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Kidney Week

Abstract: FR-PO631

Association Between Sickle Cell Disease and Mortality and Hospitalizations Among In-Center Hemodialysis Patients

Session Information

Category: Genetic Diseases of the Kidneys

  • 1202 Genetic Diseases of the Kidneys: Non-Cystic

Authors

  • Blankenship, Derek M., Global Medical Office, Fresenius Medical Care, Waltham, Massachusetts, United States
  • Garrison, Adam M., Global Medical Office, Fresenius Medical Care, Waltham, Massachusetts, United States
  • Kotanko, Peter, Research Division, Renal Research Institute, New York, New York, United States
  • Raimann, Jochen G., Research Division, Renal Research Institute, New York, New York, United States
  • Han, Hao, Global Medical Office, Fresenius Medical Care, Waltham, Massachusetts, United States
  • Usvyat, Len A., Global Medical Office, Fresenius Medical Care, Waltham, Massachusetts, United States
  • Epstein, Murray, Division of Nephrology, University of Miami Miller School of Medicine, Miami, Florida, United States
  • Olaniran, Kabir O., Division of Nephrology, Department of Internal Medicine, University of Texas Southwestern, Dallas, Texas, United States
  • Maddux, Franklin W., Global Medical Office, Fresenius Medical Care, Waltham, Massachusetts, United States
Background

Sickle cell disease (SCD) is the most common hemoglobinopathy and genetic disorder worldwide, and a significant cause of end stage kidney disease (ESKD). Despite this, our understanding of adverse outcomes in SCD patients undergoing in-center hemodialysis (ICHD) is limited by small sample sizes, non-granular data and significantly different control groups resulting in residual confounding. The purpose of this preliminary study was to assess mortality and hospitalizations within a SCD patient population treated with ICHD for at least 6 months.

Methods

This retrospective study identified SCD and non-SCD patients receiving ICHD treatment from Fresenius Kidney Care (FKC) between 1-1-2017 and 12-31-2021. The baseline period was considered the first 6 months of treatment at FKC. Incident and prevalent ESKD status was defined as less than or more than 4 months since first dialysis date at the start of baseline, respectively. 602 incident and 541 prevalent SCD patients were matched to non-SCD controls using propensity score matching with confounders including incidence/prevalence status (exact match), sex, race, ethnicity, age, and vascular access type. All-cause mortality was analyzed using the Cox proportional hazards model, with the number and duration of hospitalizations being modeled using generalized estimating equations with a Poisson distribution and log link function.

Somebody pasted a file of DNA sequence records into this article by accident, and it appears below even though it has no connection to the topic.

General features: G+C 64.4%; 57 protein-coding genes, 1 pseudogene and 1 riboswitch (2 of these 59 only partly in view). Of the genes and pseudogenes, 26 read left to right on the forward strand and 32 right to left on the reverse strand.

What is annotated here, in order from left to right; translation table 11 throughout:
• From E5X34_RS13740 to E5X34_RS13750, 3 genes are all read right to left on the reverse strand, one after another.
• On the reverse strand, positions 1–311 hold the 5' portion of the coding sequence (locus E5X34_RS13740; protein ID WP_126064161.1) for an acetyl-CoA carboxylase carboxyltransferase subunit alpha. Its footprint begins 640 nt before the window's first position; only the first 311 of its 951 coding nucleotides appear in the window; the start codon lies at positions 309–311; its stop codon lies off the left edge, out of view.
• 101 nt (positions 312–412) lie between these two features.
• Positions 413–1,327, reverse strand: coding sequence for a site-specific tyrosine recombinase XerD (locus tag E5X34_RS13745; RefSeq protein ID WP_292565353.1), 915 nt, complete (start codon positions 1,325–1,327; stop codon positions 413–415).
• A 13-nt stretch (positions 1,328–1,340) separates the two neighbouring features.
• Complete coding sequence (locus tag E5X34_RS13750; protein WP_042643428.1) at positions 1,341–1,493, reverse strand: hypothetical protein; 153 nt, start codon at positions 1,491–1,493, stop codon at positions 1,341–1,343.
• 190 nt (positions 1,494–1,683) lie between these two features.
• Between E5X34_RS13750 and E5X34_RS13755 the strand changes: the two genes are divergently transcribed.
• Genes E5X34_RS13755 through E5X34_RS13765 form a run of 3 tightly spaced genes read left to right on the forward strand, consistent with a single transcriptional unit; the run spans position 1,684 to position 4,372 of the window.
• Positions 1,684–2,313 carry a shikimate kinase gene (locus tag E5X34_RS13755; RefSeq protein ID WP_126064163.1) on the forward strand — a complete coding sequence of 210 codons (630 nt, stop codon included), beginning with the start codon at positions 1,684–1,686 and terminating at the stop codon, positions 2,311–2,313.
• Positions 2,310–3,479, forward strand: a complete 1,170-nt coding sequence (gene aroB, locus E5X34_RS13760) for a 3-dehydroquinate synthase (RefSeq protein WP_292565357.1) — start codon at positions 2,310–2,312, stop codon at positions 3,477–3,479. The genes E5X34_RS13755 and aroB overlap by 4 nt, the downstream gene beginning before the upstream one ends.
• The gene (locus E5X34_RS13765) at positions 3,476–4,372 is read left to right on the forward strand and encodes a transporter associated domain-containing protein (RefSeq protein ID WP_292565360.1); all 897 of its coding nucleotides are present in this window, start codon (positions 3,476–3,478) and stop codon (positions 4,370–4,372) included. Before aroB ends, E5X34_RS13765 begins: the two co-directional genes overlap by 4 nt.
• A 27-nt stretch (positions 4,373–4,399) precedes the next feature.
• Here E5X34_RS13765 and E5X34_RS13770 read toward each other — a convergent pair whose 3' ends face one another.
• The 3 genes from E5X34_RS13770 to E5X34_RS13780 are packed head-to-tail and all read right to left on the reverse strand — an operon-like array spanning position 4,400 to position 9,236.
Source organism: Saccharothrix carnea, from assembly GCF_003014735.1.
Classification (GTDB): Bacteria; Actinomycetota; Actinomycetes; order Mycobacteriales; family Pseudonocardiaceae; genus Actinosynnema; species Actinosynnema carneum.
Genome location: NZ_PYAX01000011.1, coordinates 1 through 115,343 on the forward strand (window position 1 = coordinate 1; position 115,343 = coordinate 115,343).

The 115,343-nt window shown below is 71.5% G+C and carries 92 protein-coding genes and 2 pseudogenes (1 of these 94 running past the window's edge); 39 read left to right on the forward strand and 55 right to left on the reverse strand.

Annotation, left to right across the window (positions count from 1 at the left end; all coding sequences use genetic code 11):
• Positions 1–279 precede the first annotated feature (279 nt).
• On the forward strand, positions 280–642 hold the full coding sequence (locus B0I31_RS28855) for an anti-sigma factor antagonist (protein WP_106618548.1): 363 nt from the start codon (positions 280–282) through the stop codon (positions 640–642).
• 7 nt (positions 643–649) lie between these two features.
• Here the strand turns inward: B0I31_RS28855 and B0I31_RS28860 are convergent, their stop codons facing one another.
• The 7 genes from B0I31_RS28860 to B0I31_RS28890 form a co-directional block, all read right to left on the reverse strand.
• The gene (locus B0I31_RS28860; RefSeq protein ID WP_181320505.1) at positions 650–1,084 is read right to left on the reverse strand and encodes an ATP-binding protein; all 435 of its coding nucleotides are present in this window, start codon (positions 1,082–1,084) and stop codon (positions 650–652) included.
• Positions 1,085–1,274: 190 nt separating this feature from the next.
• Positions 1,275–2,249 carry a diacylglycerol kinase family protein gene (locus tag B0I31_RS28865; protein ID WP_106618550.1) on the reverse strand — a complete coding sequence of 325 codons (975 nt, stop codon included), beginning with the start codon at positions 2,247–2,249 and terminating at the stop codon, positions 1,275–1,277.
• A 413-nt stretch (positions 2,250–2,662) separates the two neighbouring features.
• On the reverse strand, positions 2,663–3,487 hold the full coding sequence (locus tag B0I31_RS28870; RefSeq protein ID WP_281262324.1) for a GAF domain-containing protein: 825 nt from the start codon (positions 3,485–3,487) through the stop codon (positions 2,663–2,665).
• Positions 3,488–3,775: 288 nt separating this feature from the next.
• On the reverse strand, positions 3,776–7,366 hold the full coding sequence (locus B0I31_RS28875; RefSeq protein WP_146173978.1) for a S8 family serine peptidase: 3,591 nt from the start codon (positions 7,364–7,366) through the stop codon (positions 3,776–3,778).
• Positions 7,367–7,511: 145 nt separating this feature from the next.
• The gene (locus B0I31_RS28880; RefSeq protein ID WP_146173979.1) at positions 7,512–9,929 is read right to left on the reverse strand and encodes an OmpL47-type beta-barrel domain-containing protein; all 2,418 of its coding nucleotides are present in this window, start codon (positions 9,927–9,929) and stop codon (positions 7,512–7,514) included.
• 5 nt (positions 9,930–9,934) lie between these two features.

Results

a) Incident Patients:
Compared to matched controls, incident SCD patients were 45% more likely to pass away at any given time point (p<0.001). SCD patients also had higher rates of hospitalizations per year (2.8 vs 1.6, p<0.001) and days hospitalized per year (8.2 vs 4.2, p< 0.001) than controls.
b) Prevalent Patients:
Compared to matched controls, prevalent SCD patients were 23% more likely to pass away at any given time point (p< 0.023). SCD patients also had higher rates of hospitalizations per year (2.8 vs 1.6, p<0.001) and days hospitalized per year (9.6 vs 5.0, p< 0.001) than controls.

Conclusion

This preliminary study provided evidence that SCD patients who have received ICHD treatments for at least 6 months remain at an elevated risk for all-cause mortality and hospitalizations compared to similar, non-SCD patients. The all-cause mortality risk was attenuated by prevalent status.